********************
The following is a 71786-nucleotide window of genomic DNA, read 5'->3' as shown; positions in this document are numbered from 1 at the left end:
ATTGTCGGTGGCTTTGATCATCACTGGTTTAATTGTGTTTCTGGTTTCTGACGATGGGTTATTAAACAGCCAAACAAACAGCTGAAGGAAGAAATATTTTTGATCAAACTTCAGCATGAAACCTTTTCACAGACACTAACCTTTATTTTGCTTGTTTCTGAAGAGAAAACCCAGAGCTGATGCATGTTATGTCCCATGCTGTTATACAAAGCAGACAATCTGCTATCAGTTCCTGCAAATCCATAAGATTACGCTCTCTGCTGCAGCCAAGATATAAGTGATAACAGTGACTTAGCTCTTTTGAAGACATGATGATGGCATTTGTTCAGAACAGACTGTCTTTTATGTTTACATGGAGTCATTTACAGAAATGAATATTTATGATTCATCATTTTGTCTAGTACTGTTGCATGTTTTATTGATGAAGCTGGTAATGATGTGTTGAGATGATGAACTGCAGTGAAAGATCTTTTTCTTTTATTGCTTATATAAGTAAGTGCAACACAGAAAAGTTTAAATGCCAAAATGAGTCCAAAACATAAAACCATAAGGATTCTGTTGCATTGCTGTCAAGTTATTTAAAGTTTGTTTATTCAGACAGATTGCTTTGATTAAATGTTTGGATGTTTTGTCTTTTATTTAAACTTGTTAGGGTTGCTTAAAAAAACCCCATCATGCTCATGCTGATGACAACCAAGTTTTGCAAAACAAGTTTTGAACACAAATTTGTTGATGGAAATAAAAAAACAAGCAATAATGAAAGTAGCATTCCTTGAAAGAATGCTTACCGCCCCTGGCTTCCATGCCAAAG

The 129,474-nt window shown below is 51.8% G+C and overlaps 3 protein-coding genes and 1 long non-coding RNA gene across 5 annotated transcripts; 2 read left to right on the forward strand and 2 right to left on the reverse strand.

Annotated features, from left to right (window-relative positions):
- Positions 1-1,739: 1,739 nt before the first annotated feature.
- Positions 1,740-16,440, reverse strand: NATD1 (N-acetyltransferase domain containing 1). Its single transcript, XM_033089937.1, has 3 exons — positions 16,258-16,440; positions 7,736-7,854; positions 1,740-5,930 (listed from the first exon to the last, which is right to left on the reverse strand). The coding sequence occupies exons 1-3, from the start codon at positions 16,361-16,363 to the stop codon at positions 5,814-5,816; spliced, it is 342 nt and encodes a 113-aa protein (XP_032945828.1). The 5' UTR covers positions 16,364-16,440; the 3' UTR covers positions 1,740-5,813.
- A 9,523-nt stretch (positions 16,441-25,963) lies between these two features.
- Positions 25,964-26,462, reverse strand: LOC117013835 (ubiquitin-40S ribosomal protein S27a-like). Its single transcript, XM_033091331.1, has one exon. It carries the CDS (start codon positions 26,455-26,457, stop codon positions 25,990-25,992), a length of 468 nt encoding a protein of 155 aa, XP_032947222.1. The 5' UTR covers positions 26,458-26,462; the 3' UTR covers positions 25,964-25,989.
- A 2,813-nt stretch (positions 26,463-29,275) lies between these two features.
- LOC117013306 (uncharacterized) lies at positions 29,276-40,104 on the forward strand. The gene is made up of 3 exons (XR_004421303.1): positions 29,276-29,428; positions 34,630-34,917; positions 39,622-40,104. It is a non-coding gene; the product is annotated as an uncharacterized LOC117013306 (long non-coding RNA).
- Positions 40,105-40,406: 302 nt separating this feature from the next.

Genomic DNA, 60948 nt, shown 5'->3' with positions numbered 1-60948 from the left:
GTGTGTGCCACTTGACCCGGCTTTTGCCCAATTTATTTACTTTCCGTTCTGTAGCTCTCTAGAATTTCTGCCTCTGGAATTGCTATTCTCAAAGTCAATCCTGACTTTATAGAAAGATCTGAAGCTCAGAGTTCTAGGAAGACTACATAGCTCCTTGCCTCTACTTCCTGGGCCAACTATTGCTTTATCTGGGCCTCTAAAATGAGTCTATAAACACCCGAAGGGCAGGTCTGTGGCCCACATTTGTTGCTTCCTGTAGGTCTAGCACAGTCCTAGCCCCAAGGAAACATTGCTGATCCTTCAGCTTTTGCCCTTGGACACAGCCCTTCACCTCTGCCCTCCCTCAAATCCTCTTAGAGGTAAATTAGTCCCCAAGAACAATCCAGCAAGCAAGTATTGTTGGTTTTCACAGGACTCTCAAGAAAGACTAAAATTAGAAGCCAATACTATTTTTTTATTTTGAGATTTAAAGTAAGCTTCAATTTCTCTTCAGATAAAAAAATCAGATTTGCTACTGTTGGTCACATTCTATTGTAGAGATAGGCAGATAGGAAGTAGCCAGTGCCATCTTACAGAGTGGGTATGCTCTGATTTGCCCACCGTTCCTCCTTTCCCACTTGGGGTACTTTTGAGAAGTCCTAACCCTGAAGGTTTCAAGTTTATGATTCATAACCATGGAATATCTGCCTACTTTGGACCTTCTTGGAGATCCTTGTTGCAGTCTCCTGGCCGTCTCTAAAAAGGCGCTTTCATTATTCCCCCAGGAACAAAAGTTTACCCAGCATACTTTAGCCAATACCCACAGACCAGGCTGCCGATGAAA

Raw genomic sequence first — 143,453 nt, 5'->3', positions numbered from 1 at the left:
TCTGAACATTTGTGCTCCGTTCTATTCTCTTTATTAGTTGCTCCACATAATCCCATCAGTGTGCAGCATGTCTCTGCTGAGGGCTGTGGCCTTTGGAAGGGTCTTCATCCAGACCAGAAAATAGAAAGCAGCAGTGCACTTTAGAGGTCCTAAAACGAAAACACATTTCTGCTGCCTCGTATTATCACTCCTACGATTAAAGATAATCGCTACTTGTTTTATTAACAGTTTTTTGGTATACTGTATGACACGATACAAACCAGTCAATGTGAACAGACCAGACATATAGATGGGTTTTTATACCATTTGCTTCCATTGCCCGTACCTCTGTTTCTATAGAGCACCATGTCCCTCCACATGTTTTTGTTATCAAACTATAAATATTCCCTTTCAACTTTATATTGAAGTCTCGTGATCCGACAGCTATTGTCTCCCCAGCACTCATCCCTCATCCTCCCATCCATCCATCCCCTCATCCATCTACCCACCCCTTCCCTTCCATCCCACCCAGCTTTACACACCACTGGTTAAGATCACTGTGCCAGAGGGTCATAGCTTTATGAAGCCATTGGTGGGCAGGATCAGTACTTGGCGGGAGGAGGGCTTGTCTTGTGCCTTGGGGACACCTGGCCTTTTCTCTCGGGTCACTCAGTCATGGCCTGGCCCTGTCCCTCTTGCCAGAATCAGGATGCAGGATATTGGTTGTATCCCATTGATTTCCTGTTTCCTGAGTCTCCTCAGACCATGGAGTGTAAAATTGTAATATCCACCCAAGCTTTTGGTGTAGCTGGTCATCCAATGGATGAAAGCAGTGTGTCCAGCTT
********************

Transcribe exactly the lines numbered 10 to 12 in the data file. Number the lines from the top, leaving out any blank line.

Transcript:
- LOC117013306 (uncharacterized) lies at positions 29,276-40,104 on the forward strand. The gene is made up of 3 exons (XR_004421303.1): positions 29,276-29,428; positions 34,630-34,917; positions 39,622-40,104. It is a non-coding gene; the product is annotated as an uncharacterized LOC117013306 (long non-coding RNA).
- Positions 40,105-40,406: 302 nt separating this feature from the next.

Genomic DNA, 60948 nt, shown 5'->3' with positions numbered 1-60948 from the left: